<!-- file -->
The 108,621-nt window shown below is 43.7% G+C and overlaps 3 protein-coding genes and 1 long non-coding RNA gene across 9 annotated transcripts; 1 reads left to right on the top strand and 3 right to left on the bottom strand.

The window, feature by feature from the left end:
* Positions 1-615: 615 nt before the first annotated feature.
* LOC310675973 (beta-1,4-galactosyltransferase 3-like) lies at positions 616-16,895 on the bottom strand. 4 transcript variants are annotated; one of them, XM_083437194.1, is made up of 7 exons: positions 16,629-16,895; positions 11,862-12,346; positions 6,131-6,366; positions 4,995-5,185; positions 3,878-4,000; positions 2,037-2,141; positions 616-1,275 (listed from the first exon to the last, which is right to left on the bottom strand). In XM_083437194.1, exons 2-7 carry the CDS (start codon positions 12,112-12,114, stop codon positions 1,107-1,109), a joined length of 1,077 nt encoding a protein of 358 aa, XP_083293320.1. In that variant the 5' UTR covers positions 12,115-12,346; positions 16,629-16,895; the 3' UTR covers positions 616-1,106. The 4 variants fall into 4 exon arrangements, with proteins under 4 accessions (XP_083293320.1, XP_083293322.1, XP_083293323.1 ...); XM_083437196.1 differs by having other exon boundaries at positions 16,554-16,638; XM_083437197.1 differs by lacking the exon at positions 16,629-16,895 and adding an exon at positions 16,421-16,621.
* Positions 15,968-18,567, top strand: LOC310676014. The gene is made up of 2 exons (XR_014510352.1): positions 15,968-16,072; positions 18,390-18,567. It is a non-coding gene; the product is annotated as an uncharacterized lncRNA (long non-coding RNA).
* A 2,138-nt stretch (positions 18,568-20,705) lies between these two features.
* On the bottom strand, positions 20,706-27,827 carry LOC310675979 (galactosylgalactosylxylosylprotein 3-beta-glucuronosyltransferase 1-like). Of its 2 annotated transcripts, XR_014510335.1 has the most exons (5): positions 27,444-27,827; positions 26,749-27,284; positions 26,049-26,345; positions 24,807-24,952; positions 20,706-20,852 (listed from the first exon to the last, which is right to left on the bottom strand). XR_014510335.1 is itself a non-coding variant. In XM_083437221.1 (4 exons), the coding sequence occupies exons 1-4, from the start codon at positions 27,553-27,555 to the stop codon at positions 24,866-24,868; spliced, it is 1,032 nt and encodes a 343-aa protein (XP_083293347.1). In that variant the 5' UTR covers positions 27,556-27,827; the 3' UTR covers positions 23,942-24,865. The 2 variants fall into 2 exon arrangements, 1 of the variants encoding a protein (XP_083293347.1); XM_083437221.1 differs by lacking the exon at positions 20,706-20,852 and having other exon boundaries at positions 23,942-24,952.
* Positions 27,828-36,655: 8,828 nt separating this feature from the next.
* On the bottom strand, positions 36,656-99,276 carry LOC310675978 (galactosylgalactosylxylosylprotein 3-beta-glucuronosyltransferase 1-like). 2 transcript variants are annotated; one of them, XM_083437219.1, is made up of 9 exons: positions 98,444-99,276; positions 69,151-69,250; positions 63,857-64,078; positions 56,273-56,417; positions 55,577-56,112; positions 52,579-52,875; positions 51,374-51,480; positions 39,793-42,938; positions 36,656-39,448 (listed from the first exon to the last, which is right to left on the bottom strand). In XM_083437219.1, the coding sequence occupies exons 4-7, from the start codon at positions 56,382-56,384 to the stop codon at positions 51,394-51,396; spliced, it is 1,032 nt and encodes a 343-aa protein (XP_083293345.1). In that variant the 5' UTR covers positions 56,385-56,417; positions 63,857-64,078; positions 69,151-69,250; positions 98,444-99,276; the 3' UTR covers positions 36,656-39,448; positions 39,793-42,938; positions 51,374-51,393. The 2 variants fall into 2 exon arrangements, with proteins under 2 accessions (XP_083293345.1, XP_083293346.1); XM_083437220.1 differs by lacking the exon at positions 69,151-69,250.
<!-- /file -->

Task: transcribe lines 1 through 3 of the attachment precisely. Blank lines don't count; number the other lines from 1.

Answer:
The 108,621-nt window shown below is 43.7% G+C and overlaps 3 protein-coding genes and 1 long non-coding RNA gene across 9 annotated transcripts; 1 reads left to right on the top strand and 3 right to left on the bottom strand.

The window, feature by feature from the left end:
* Positions 1-615: 615 nt before the first annotated feature.